Pyschology degree for vision-impaired 21-yr-old
Completing a bachelor’s degree with psychology as a single major was a dream come true for 21-year-old Kriti Banga, and a first for Mumbai university. Banga has been vision-impaired since birth. Apoorva Puranik reports.mumbai Updated: Jul 15, 2013 01:53 IST
Completing a bachelor’s degree with psychology as a single major was a dream come true for 21-year-old Kriti Banga, and a first for Mumbai university. Banga has been vision-impaired since birth.
This year, the University of Mumbai started allowing vision-impaired students to opt for a Psychology major (all six papers), with help from the Xavier’s Resource Centre for the Visually Challenged (XRCVC), Dhobi Talao.
Banga not only became the first person to clear the exams, she also topped Swami Vivekananda College, Chembur, with 75.5% in the final year.
For years, a psychology major was out of bounds for many like her, because its practical examinations involved a great deal of visual skills and co-ordination. Students would opt for a sociology-psychology double major, which does not have a practical paper, instead.
However, in 2009, after receiving an application from the XRCVC to consider forming inclusive rules for conducting practical examinations for completely vision-impaired students, the board of studies, department of psychology at the university decided to create a study and exam model for such students.
"A student from our institute wanted to pursue a psychology major, which prompted us to take up the matter with the university. However, it got delayed. But now, it has benefited Kriti, making us all very proud," said Neha Trivedi, project consultant, XRCVC.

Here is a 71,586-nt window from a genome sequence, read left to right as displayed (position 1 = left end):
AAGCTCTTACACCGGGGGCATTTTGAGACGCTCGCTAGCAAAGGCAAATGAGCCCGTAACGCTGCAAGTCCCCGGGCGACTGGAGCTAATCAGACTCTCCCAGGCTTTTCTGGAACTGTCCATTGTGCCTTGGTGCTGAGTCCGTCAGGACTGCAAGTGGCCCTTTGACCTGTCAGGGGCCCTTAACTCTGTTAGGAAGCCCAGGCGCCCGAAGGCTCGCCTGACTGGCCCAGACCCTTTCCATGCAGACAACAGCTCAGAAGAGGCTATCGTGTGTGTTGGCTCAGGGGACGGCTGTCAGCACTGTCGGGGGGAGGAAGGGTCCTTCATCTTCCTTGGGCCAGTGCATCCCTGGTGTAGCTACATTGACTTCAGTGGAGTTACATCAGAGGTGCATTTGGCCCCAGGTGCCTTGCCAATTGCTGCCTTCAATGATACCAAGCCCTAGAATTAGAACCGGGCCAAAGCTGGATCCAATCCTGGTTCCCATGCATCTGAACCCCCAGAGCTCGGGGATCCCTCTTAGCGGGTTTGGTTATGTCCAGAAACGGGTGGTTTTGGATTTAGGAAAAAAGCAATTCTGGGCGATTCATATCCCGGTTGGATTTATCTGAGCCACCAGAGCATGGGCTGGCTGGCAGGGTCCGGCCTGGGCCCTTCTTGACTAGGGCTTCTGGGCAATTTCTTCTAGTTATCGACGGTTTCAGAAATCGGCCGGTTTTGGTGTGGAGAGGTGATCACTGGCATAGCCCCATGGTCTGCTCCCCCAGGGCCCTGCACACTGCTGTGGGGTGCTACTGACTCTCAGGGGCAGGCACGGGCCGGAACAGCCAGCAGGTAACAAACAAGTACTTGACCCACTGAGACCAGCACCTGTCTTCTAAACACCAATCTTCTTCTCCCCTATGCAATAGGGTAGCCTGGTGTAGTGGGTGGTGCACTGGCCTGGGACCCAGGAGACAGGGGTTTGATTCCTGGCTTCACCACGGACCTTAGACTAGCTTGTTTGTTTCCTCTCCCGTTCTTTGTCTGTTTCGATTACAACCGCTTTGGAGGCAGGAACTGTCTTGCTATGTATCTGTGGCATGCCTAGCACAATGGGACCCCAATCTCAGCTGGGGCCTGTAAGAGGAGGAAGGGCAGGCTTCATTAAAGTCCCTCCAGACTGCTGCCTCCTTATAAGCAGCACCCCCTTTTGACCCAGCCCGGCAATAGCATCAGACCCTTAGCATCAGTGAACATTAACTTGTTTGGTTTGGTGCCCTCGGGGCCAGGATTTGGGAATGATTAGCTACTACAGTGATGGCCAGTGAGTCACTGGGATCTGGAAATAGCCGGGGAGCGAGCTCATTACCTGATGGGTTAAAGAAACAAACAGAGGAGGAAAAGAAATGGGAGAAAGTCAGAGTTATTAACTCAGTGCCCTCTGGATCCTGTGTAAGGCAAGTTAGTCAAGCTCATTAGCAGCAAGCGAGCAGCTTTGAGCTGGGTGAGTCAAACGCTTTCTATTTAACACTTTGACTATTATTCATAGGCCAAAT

"When I contacted XRCVC, they agreed to guide me. As soon as a new practical was announced in college, I would go to the centre where we discussed ways to make the experiments accessible for me," said Banga. "I performed each experiment with a helper assigned to me from college." The resource centre provided material and helped her write journals in Braille.
"Psychology practicals require a lot of sight skills and there is no margin for error. Apart from one practical exam, which required a lot of vision-orientated work, Kriti aced every other test," said professor Sam Taraporevala, director, XRCVC.
"I had immense support from my mother and brother, who helped me make the Braille cards and fill up my journals. It was a complete team effort, without which I could not have passed," she said. The Deonar resident wants to pursue a career as a radio jockey and is looking for a course where she can learn the skills.